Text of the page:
Operation CASTLE Commander's Report (1954).
'The Bravo event of the CASTLE series yielded 15 megatons, unexpectedly the most ever exploded in atmospheric testing by the U.S.. A scientific miscalculation based on a then-unknown "tritium fusion bonus" of highly enriched lithium-6 contributing the the detonation yield caused the yield to be about two and a half times of that what was expected.
Reports indicate that Bravo was the single worst incident of fallout exposure in all of the U.S. atmospheric testing program. Despite winds in an acceptable flow zone, the greatly unexpected yield caused a much larger mushroom than originally calculated, causing a much wider and massive accumulation path of fallout danger. Fallout was scattered over more than 5,000 square miles of ocean and islands, resulting in the contamination and exposure of military, civilian U.S. personnel working on the shot, and people of the islands who were earlier moved to a supposedly "safe" island but received large amounts of radiation. Acute radiation effects were observed among some of these people.'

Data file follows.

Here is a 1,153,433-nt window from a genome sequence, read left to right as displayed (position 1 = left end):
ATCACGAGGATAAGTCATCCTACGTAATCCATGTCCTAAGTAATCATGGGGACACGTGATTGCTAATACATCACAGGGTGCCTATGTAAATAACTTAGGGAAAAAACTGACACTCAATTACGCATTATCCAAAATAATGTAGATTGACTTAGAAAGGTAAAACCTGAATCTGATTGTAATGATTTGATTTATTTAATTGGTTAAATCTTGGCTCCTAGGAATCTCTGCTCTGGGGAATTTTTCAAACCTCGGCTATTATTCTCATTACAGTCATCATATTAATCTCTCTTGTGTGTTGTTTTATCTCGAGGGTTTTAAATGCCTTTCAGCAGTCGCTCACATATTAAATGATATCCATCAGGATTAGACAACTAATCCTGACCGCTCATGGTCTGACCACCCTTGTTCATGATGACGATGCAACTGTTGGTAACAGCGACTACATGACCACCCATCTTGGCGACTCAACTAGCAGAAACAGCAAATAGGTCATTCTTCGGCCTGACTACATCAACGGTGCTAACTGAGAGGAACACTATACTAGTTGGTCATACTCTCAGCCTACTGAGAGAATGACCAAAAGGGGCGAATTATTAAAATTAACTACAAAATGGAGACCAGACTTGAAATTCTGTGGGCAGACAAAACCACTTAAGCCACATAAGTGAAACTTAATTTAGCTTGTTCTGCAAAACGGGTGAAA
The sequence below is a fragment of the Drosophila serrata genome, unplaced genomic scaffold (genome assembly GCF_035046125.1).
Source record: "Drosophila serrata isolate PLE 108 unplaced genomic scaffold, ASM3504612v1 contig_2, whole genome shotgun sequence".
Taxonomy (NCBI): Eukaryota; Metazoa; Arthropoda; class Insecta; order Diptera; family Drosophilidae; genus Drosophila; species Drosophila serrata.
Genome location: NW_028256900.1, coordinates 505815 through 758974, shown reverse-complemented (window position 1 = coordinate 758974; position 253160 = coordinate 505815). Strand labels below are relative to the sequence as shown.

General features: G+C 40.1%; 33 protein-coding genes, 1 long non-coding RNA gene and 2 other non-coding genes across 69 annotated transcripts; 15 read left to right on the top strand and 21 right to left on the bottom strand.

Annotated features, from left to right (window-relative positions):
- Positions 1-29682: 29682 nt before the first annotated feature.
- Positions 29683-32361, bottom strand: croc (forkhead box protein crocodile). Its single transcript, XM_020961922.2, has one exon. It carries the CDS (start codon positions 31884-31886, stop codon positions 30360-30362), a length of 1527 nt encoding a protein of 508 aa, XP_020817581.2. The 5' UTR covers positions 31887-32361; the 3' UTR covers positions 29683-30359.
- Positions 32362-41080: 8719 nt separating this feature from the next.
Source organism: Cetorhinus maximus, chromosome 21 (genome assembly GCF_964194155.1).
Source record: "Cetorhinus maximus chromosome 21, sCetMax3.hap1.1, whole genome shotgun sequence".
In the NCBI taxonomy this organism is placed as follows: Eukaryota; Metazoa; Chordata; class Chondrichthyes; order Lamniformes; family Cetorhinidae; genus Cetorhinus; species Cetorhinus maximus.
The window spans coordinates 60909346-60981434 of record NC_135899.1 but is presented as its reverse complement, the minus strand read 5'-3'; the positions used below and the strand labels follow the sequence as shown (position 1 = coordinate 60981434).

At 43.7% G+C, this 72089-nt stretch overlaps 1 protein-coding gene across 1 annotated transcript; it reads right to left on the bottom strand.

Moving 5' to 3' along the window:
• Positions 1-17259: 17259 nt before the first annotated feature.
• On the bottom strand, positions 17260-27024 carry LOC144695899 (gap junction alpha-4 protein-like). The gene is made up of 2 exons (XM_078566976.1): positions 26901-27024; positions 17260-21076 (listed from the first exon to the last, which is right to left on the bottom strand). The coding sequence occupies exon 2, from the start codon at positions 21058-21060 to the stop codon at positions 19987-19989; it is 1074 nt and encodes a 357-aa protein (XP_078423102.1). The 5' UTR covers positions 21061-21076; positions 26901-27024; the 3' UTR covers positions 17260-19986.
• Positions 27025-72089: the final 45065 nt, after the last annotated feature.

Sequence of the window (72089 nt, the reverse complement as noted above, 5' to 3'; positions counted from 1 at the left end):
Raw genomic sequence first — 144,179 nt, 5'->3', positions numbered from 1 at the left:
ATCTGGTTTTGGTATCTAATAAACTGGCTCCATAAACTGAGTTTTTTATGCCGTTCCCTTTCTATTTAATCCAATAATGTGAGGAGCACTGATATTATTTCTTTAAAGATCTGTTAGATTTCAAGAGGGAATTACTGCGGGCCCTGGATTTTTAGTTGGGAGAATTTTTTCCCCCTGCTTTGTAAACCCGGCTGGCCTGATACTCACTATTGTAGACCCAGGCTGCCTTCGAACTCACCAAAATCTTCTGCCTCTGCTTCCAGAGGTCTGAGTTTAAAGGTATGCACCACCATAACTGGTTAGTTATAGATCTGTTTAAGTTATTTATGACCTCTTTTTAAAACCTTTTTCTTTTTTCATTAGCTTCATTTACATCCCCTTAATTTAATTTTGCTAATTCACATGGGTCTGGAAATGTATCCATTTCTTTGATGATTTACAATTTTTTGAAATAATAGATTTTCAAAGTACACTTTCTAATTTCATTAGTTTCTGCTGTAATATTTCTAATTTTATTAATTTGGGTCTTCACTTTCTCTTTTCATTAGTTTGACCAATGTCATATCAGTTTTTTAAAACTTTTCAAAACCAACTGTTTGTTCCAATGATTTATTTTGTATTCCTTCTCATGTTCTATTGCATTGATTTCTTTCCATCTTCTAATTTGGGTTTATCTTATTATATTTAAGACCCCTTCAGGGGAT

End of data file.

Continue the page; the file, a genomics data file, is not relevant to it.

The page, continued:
Hacker, Barton C.: Elements of controversy: the Atomic Energy Commission and radiation safety in nuclear weapons testing, 1947-1974. University of California Press, 1994 - 614 pp.
Military Effects Studies on Operation CASTLE (1954).
United States Nuclear Tests, July 1945 through September 1992.
U.S. Department of Energy Nevada Operations Office, DOE/NV--209-REV 15, December 2000.